Intermediate care for the elderly mentally infirm

This evaluation was commissioned to determine if the intermediate care home service was meeting its objective of preventing admission or readmission of elderly mentally infirm patients in its care.

Identify & understand

The commissioning organisation wanted to understand if the intermediate care service was effective in preventing re-admissions amongst their elderly mentally infirm patients.
The evaluation sought to review the admission criteria, assess how it was being applied, what happened to elderly patients whilst in the intermediate care service, and where they were discharged to.


This intermediate care service, based in a community facility, was used by four different hospitals, primarily as a discharge location for the elderly, who no longer needed to stay in hospital but could not go home because they didn’t have required support. GPs could also refer patients to the service.
A number of audits had been carried out within the service, which gave helpful information, but the commissioners wanted to know more to decide if the service was effective in preventing hospital admissions or re-admissions.


Information was captured on:

  • the profile of the service users
  • their length of stay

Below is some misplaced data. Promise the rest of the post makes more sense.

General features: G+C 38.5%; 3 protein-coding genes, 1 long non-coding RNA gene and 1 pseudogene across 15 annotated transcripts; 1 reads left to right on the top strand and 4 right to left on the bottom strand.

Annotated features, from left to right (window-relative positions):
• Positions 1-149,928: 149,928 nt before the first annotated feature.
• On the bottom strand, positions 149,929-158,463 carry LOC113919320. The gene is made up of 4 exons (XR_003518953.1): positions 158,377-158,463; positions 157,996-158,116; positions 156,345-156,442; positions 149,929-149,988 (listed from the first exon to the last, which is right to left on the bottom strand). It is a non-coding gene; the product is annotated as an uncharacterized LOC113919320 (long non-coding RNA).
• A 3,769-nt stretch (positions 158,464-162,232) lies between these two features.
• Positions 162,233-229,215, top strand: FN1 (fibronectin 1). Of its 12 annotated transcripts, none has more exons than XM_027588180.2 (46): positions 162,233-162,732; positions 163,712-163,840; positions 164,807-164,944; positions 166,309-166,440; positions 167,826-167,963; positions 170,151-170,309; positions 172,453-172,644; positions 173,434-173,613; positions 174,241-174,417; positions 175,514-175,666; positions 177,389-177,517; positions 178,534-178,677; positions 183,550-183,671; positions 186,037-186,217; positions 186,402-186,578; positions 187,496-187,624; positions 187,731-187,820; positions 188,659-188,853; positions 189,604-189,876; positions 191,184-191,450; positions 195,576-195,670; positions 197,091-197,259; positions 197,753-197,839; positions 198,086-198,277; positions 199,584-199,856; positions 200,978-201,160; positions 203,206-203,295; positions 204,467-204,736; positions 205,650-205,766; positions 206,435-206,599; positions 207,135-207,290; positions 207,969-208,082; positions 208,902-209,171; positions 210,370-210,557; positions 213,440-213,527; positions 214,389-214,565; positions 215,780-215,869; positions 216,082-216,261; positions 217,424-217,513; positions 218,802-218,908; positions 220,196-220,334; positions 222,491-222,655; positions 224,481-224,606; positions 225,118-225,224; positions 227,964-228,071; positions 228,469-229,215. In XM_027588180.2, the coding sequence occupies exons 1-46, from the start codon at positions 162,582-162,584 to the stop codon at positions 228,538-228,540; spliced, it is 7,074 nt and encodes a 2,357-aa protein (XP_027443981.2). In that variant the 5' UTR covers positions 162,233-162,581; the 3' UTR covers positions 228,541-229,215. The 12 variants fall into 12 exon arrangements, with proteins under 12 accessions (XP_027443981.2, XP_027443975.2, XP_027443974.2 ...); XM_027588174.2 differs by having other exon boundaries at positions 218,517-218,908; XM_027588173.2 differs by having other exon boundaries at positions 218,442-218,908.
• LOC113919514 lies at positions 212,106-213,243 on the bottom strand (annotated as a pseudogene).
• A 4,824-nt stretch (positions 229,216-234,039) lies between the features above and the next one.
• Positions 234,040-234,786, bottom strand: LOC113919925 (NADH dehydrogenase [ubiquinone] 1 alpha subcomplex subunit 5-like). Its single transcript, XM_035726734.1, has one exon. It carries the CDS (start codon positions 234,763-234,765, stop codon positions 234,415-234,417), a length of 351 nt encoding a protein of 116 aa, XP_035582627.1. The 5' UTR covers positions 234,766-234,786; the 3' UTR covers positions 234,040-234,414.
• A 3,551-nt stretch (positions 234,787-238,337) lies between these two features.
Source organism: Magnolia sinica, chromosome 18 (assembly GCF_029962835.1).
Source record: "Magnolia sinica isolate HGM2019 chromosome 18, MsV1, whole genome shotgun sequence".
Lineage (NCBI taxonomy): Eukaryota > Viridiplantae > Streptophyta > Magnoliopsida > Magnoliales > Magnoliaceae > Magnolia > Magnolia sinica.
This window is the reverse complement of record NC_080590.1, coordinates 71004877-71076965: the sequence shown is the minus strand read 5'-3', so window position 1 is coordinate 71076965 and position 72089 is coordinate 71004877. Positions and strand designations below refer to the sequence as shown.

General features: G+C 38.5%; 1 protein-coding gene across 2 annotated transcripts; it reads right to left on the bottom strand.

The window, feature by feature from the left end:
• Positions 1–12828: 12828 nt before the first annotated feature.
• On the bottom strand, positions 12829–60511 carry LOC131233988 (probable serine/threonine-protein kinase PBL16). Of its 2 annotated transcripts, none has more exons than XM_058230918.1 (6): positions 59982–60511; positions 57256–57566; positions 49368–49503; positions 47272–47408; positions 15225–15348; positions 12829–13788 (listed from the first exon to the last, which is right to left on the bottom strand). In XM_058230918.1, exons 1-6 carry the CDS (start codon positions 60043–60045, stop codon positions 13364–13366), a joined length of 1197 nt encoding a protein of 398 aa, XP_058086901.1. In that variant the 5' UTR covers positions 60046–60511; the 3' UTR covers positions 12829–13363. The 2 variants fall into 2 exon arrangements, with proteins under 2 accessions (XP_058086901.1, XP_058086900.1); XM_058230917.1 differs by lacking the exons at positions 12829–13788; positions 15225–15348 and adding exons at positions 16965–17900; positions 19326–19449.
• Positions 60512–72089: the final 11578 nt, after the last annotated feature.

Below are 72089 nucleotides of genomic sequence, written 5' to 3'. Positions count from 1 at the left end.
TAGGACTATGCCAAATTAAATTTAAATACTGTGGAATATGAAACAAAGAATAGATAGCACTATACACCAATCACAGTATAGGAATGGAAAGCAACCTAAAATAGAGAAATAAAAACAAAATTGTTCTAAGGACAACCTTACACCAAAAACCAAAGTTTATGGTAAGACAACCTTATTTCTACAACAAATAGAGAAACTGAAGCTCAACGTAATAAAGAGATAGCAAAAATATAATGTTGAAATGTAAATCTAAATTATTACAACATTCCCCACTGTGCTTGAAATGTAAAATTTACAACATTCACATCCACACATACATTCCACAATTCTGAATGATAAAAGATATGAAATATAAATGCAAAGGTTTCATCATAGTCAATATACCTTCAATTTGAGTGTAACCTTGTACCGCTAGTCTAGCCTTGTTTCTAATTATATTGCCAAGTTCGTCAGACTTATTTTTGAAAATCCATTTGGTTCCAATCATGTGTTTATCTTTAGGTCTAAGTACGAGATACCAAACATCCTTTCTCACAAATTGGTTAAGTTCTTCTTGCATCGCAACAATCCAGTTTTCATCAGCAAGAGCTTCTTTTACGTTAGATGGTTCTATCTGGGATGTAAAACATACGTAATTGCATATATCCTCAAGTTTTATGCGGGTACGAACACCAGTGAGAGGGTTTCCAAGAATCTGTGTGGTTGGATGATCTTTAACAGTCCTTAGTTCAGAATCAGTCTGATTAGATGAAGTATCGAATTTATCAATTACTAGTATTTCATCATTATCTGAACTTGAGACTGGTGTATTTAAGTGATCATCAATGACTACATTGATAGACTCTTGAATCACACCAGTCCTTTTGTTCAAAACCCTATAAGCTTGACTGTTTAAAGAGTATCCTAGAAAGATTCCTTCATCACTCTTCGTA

• where they had been referred from
  • management of their care for the duration of their time with the service
  • their destination on discharge


A lot of quantitative data was gathered from the patient records, but some qualitative data was collected through interviews with patients’ relatives.
This was analysed to produce a profile of patients who benefitted from the service in terms of an improvement in their health which directly related to their discharge destination. There was another profile of patients whose health was not positively impacted by this service.

Review & act

The final evaluation was shared in report form, and presented to commissioners and other stakeholders. The findings were presented factually, and there was acknowledgement that they would have different implications for different stakeholders.
A follow-on piece of work was discussed to set up a hospital Dementia in-reach service, to identify and plan for patients in hospital who are diagnosed with Dementia during their in-patient stay. This aimed to create a fast track for mental health assessment and appropriate discharge planning.
The discharge route for patients into the service from each hospital was highlighted as needing review, as the evaluation findings showed variation in the number of patients referred to the service from each hospital.

The Evaluation and Evidence toolkits go hand in hand. Using and generating evidence to inform decision making is vital to improving services and people’s lives.

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